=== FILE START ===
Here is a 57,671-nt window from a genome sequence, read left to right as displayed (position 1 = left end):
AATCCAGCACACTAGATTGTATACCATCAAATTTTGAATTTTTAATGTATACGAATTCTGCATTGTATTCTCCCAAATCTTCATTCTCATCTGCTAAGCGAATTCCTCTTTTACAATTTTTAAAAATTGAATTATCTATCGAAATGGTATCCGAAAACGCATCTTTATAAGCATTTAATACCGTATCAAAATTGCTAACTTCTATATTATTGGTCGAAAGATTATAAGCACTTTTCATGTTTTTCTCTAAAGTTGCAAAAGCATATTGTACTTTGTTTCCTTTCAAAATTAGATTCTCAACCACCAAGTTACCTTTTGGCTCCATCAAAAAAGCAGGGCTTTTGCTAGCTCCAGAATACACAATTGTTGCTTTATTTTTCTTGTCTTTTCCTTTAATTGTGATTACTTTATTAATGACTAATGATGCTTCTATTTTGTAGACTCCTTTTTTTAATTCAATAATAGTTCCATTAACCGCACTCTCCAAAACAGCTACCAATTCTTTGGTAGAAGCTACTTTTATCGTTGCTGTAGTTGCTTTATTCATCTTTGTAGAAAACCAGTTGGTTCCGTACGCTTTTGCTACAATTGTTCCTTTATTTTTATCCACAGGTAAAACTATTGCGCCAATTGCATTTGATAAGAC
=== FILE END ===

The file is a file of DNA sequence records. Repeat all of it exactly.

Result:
Here is a 57,671-nt window from a genome sequence, read left to right as displayed (position 1 = left end):
AATCCAGCACACTAGATTGTATACCATCAAATTTTGAATTTTTAATGTATACGAATTCTGCATTGTATTCTCCCAAATCTTCATTCTCATCTGCTAAGCGAATTCCTCTTTTACAATTTTTAAAAATTGAATTATCTATCGAAATGGTATCCGAAAACGCATCTTTATAAGCATTTAATACCGTATCAAAATTGCTAACTTCTATATTATTGGTCGAAAGATTATAAGCACTTTTCATGTTTTTCTCTAAAGTTGCAAAAGCATATTGTACTTTGTTTCCTTTCAAAATTAGATTCTCAACCACCAAGTTACCTTTTGGCTCCATCAAAAAAGCAGGGCTTTTGCTAGCTCCAGAATACACAATTGTTGCTTTATTTTTCTTGTCTTTTCCTTTAATTGTGATTACTTTATTAATGACTAATGATGCTTCTATTTTGTAGACTCCTTTTTTTAATTCAATAATAGTTCCATTAACCGCACTCTCCAAAACAGCTACCAATTCTTTGGTAGAAGCTACTTTTATCGTTGCTGTAGTTGCTTTATTCATCTTTGTAGAAAACCAGTTGGTTCCGTACGCTTTTGCTACAATTGTTCCTTTATTTTTATCCACAGGTAAAACTATTGCGCCAATTGCATTTGATAAGAC